Digital issues of National Oil & Lube News, the trade magazine for the preventive maintenance industry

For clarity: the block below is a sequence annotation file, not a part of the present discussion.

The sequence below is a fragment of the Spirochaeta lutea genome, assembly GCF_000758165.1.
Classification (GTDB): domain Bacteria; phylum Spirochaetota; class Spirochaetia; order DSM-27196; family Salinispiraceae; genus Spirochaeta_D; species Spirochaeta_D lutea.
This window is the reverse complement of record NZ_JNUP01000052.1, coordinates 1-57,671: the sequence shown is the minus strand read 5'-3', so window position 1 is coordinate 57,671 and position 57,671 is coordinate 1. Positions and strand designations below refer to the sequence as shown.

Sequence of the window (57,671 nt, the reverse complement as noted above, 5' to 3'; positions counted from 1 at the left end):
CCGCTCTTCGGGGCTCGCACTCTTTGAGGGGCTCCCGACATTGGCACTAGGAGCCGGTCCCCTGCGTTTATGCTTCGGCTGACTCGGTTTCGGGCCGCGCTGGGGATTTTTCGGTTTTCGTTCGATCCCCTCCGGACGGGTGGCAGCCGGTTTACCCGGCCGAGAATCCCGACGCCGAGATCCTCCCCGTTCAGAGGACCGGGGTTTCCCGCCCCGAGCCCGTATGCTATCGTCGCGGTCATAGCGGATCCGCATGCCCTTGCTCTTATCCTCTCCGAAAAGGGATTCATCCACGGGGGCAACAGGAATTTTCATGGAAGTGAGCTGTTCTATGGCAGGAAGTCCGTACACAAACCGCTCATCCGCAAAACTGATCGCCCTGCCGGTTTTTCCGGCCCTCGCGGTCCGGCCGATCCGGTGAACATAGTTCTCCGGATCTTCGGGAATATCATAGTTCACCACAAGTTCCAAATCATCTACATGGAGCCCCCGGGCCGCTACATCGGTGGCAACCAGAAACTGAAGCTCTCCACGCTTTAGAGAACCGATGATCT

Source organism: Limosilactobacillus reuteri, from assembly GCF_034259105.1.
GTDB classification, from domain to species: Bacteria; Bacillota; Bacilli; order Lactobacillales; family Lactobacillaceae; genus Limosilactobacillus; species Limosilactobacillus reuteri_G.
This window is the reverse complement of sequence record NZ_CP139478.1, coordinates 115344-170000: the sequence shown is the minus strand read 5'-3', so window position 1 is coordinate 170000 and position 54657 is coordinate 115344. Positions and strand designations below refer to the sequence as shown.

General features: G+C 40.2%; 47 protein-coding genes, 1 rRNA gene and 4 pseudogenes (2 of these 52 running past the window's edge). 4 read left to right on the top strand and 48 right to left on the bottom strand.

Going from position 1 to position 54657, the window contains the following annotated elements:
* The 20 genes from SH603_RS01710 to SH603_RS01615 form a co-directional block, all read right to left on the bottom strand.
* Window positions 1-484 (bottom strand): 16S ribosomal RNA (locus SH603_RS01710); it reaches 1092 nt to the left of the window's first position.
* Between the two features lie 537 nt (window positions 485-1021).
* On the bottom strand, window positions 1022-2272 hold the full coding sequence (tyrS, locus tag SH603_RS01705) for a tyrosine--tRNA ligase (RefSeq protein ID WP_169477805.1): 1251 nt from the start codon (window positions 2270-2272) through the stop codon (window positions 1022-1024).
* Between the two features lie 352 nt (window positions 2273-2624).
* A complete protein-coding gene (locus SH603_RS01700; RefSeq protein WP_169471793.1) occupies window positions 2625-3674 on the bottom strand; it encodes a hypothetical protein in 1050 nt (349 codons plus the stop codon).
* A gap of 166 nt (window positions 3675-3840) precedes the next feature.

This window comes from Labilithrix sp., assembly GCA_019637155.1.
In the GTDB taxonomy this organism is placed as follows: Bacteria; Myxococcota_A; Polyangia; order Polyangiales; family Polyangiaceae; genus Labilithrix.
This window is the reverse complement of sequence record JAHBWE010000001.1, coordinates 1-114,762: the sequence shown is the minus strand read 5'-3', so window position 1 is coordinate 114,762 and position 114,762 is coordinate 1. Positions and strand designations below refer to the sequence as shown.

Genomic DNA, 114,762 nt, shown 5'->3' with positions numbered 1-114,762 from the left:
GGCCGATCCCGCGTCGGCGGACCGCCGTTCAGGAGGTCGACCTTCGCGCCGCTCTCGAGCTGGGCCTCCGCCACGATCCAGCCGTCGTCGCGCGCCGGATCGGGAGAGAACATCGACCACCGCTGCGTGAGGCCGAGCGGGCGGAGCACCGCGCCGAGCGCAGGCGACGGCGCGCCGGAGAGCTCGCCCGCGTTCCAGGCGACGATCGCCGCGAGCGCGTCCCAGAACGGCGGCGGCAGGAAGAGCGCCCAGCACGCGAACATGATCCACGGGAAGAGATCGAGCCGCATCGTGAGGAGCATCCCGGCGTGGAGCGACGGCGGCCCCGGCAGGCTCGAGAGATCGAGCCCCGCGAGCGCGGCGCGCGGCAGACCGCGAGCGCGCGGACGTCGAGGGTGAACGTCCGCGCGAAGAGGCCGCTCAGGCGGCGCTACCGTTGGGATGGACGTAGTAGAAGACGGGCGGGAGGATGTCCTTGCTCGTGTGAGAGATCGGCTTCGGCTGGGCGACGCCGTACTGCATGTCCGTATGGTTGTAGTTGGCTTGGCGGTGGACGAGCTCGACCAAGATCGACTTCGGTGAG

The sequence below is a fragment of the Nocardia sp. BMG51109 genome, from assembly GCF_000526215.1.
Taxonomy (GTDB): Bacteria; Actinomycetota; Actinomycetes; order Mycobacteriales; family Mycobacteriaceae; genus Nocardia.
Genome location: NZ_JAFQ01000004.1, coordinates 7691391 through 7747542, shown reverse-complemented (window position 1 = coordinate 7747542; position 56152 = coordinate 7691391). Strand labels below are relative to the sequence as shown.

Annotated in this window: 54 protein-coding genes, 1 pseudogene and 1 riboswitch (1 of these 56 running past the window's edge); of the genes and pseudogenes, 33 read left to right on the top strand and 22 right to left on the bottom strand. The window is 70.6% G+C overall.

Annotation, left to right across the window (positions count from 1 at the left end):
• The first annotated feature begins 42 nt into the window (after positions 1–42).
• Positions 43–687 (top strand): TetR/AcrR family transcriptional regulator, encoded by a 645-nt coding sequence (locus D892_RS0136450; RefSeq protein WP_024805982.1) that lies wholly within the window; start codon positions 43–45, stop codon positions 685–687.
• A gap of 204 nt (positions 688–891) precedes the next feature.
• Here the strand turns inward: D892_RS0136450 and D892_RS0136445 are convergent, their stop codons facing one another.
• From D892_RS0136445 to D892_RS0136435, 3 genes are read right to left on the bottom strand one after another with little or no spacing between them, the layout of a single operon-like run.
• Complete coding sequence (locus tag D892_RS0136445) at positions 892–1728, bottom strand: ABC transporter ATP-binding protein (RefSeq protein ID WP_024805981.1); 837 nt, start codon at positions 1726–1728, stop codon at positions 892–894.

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56 NOLN | www.noln.net For More Information Contact: Walsh, Long & Company 25 S. Washington Street Naperville, IL 60540 (630) 527-9933 email@example.com rhinotufftanks.com Make room for the things that matter... •Stackable •Organized •Efficient RTT-6280 VIEWPOINT Making It Happen Back to Basics by Kit Sullivan A few years ago I returned to the "bell-to- bell" daily grind of operating a lube shop as my partner and I began our latest ad- venture in the wonderful world of quick lube craziness. Prior to this new chapter in my life, I served as the corporate director of Train- ing for a very large multi-unit chain for about seven years. My time there was wonderful, and the exceptional and con- sistently high level of managerial skill, tal- ent and positive attitude utilized on a dai- ly basis by all of the supervisory staff was truly an amazing achievement, consider- ing what unfortunately and all-too-com- monly passes for management in far too many lube shops within our industry. While I was instrumental in developing and implementing training programs that would increase the overall efficiency and effectiveness of the hundreds of employ- ees there, I also reaped the benefits of be- ing an employee of such a large and well- run organization, and as such I learned a tremendous number of new skills and thought processes — the kind of thing that you can only get from exposure to the kind of detailed minutiae that most corpo- rations excel at. My years there certainly kept me busy and active within the lube industry, but not in the way that I had been used to beforehand. Most days were spent con- ducting classroom training, developing new training procedures and materials, researching new technical aspects of our business, etc.; every now and then I would be able to actually spend some time in a store working with employees, customers and managers. e one thing I missed the most was being able to spend a lot of time talking to customers and ensuring that the famous "Kit Sullivan Experience" was being served up full-force to each and ev- ery customer. (Well, maybe one day it will be famous!) As the new chapter unfolded and the prospect of actually being "boots on the floor" every day loomed closer and closer, I was terrifically excited about actually be- ing able to recreate the great times (not to mention the great success) I had as a store manager all those years ago. And to be as open as I can, I was a little scared, too. Did I still have what it takes to get the job done? I am certainly older, slower and, unfortunately, fatter than I was in my prime, but would those things really hurt me? Could I still keep up the pace with the youngsters in my shops like I used to? Are the customers the same to- day as they were before? ese thoughts and many like them plagued me daily up until the very day I opened for business and greeted my first new customer in more than seven years. Of course, it is not in my nature to let those around me know this, so my out- ward appearance then was what it has al- ways been: supreme and unshakeable con- fidence in customer service. I am happy to say that it all came rush- ing back to me full-force within the first two minutes of the first customer, and I am now convinced that today's custom- ers are even easier to please than those of years ago. I don't know exactly why I feel that way, but I do. So, you might be asking yourself: "What does this have to do with 'back to basics'?" I'm glad you asked.